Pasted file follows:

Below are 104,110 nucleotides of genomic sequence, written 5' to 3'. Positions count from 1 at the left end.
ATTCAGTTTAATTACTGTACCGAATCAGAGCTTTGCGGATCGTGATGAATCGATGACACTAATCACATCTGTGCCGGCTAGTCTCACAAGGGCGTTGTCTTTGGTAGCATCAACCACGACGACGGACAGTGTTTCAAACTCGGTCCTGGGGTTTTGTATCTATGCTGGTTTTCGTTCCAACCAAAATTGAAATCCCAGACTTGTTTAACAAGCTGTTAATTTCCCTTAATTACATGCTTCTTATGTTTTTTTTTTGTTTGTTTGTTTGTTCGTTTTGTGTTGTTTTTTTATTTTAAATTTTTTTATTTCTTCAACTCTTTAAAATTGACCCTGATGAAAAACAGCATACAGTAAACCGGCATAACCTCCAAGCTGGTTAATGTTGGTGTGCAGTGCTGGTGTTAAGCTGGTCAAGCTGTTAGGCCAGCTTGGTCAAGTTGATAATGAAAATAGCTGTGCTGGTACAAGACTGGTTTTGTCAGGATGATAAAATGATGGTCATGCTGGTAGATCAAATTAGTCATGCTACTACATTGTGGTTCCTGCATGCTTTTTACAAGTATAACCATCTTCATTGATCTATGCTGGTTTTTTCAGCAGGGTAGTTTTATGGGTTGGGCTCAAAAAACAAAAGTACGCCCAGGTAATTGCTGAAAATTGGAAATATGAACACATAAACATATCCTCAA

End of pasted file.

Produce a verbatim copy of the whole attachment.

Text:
Below are 104,110 nucleotides of genomic sequence, written 5' to 3'. Positions count from 1 at the left end.
ATTCAGTTTAATTACTGTACCGAATCAGAGCTTTGCGGATCGTGATGAATCGATGACACTAATCACATCTGTGCCGGCTAGTCTCACAAGGGCGTTGTCTTTGGTAGCATCAACCACGACGACGGACAGTGTTTCAAACTCGGTCCTGGGGTTTTGTATCTATGCTGGTTTTCGTTCCAACCAAAATTGAAATCCCAGACTTGTTTAACAAGCTGTTAATTTCCCTTAATTACATGCTTCTTATGTTTTTTTTTTGTTTGTTTGTTTGTTCGTTTTGTGTTGTTTTTTTATTTTAAATTTTTTTATTTCTTCAACTCTTTAAAATTGACCCTGATGAAAAACAGCATACAGTAAACCGGCATAACCTCCAAGCTGGTTAATGTTGGTGTGCAGTGCTGGTGTTAAGCTGGTCAAGCTGTTAGGCCAGCTTGGTCAAGTTGATAATGAAAATAGCTGTGCTGGTACAAGACTGGTTTTGTCAGGATGATAAAATGATGGTCATGCTGGTAGATCAAATTAGTCATGCTACTACATTGTGGTTCCTGCATGCTTTTTACAAGTATAACCATCTTCATTGATCTATGCTGGTTTTTTCAGCAGGGTAGTTTTATGGGTTGGGCTCAAAAAACAAAAGTACGCCCAGGTAATTGCTGAAAATTGGAAATATGAACACATAAACATATCCTCAA